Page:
Saturday, February 7th, 2015 at 10:32 AM
Almost everyone suffers from trouble sleeping at one time or another. Insomnia – the inability to sleep – isn’t a single disorder itself, but rather a general symptom like fever or pain.
People with insomnia may be plagued by trouble falling asleep, unwelcome awakenings during the night, and fitful sleep. They may experience daytime drowsiness, yet still be unable to nap, and are often anxious and irritable or forgetful and unable to concentrate.
Nearly half of insomnia stems from underlying psychological or emotional issues. Stressful events, mild depression, or an anxiety disorder can keep people awake at night. When the underlying cause is properly treated, insomnia usually improves. If not, additional strategies to help promote sleep may be needed. Read the rest of this entry
Friday, February 1st, 2013 at 12:05 PM
Caffeine addiction may be a symptom of a greater issue plaguing Americans: lack of sleep. Abstaining from caffeine after noon or stopping caffeine consumption three hours prior to bed is sufficient for most. A nightcap before bed may seem to help induce rest, but it actually causes interruptions in sleep.
According to the National Sleep Foundation, 48 percent of Americans report occasionally experiencing insomnia — the inability to fall or stay asleep. The nonprofit foundation, based in Washington, D.C., also reports that 22 percent of Americans experience insomnia nearly every night.
Several health experts share their tips on how to fall asleep easier and stay asleep longer. Read the rest of this entry
Monday, January 7th, 2013 at 1:45 PM
Sleeping pills are over-prescribed. There should always be caution with prescribing these medications as some of the long-term effects on memory can be a problem. Instead more sex and cuddles with your partner are a better option for sleep.
Nationally nearly 680,000 sleeping pill prescriptions were doled out in the year to June 30. Before taking sleep medication, there were several things people could do to help with issues around sleep.
Avoiding stimulants like coffee and alcohol before bed, regular exercise and healthy eating are far better options. At the same time a hot bath, more sex and cuddles with your partner are among the highly recommended options. Read the rest of this entry
Wednesday, January 18th, 2012 at 4:17 PM
Many women are turning to unnatural remedies to get to sleep.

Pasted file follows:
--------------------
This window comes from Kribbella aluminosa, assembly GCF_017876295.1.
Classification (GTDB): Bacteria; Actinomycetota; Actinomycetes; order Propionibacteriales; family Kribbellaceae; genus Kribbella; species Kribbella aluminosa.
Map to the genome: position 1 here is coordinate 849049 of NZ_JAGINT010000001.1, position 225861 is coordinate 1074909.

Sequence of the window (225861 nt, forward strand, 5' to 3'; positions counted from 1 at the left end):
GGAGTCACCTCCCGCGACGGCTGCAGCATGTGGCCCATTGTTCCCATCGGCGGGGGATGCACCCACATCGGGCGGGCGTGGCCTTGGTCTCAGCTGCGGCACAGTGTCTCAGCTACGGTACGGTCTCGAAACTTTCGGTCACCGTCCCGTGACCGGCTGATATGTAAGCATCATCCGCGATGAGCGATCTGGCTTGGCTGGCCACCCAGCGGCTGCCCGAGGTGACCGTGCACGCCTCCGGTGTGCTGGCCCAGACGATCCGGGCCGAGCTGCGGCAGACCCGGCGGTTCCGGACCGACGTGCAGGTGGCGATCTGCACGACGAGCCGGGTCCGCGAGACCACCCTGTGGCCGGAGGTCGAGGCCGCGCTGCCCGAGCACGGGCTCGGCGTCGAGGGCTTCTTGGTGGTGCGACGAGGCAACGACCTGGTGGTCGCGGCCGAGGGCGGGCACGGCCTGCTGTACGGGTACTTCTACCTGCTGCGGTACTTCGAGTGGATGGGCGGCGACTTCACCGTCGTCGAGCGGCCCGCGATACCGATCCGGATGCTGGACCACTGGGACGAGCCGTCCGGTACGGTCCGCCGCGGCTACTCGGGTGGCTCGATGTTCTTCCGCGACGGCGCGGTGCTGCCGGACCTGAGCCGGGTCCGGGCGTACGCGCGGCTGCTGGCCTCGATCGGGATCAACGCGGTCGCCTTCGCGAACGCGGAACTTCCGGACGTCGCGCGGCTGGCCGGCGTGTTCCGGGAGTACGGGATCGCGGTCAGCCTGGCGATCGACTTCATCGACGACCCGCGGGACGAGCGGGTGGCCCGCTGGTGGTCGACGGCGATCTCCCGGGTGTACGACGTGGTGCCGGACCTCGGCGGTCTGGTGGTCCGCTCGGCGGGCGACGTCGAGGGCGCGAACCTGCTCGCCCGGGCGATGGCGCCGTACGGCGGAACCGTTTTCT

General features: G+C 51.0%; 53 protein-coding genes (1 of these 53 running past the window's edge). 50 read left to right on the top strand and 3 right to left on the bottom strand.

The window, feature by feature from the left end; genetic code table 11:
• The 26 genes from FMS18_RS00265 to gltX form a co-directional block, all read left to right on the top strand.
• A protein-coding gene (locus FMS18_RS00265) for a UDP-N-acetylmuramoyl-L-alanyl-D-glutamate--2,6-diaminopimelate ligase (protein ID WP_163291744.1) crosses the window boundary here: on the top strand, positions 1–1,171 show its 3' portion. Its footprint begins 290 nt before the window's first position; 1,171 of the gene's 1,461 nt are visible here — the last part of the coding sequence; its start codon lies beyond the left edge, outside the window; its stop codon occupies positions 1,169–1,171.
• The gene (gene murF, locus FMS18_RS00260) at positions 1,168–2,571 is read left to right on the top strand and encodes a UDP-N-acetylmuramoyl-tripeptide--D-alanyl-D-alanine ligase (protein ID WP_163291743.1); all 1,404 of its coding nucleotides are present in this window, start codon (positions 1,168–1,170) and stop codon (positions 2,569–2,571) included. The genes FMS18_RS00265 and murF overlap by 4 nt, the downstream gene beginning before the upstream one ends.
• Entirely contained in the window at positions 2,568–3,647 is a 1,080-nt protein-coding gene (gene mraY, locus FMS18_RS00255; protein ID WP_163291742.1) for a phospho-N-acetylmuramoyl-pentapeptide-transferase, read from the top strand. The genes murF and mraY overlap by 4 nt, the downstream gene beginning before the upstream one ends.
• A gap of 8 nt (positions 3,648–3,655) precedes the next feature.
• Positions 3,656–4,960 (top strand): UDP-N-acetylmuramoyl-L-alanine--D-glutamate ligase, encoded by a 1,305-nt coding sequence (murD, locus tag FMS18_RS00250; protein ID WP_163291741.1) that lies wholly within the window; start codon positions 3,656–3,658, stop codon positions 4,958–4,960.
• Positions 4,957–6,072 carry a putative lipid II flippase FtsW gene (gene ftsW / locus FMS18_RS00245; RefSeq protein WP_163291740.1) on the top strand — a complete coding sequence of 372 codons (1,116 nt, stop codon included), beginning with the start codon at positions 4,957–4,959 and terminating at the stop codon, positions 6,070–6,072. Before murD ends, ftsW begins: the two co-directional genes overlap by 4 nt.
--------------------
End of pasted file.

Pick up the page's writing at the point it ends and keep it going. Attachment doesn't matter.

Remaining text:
Research finds more and more women are turning to sleeping pills in order to get their beauty sleep. It’s a problem that’s sending many women to rehab clinics.
A study from the National Sleep Foundation found nearly three in ten women say they take sleeping aids at least a few nights a week.
Doctor Nancy Collop at the Emory University’s sleep center reports that three out of four insomnia patients are female.
She examines more over scheduled soccer moms, stressed out working women, and women undergoing hormonal changes taking pills to help them rest. Read the rest of this entry
Saturday, April 30th, 2011 at 10:27 PM
If the decibel level in your bedroom is increasing and reaching beyond your tolerable limits owing to the loud snoring partner you both need to introduce certain very specific changes in your lifestyle. Encourage him/her to try these snoring remedies:
1. Lose weight to stop snoring related to obesity.
2. Avoid alcohol within three hours of bedtime, because alcohol relaxes throat muscles.Sedatives and sleeping pills have the same effect.
3. Exercise regularly, which helps control weight. It also promotes good overall muscle tone, which is beneficial.
4. Quit smoking. Tobacco smoke tends to inflame tissues of the upper airway.This swelling narrows airways, impeding airflow. Read the rest of this entry
Thursday, January 20th, 2011 at 4:35 PM
Sarnia-based Dr. Gautam Soparkar, a sleep apnea expert who also oversees sleep clinics in Leamington and London, has written the Quick and Easy Sleep Apnea Book, which explains the medical condition in lay terms so people can understand it and recognize its signs and symptoms.
Sleep apnea is a disorder in which a person’s breathing is disrupted during sleep, sometimes severely. It’s more common than people think, Soparkar said during a book signing at Windsor Regional Hospital.
Many people have no idea they suffer from the condition, even if it’s affecting their daily life and health, Soparkar said. Read the rest of this entry
Friday, November 5th, 2010 at 1:26 PM
When sleep doesn’t come easily, some people turn to what they think is an easy solution – sleeping pills. But according to a Baylor College of Medicine sleep expert, sleep medications – whether prescription or over-the-counter – shouldn’t be taken lightly.
“All medications have side effects that need to be weighed whenever you take them,” cautioned Dr. Phil Alapat, assistant professor of pulmonary, critical care and sleep medicine at BCM and medical director of the BCM Sleep Center.
Some of the most common prescription sleep medications are non-benzodiazepine hypnotics, like Ambien and Lunesta. These medications are not physically addictive and will not cause withdrawal symptoms when a person stops taking them. However, many people depend on them because they believe they cannot sleep without them, Alapat said. Read the rest of this entry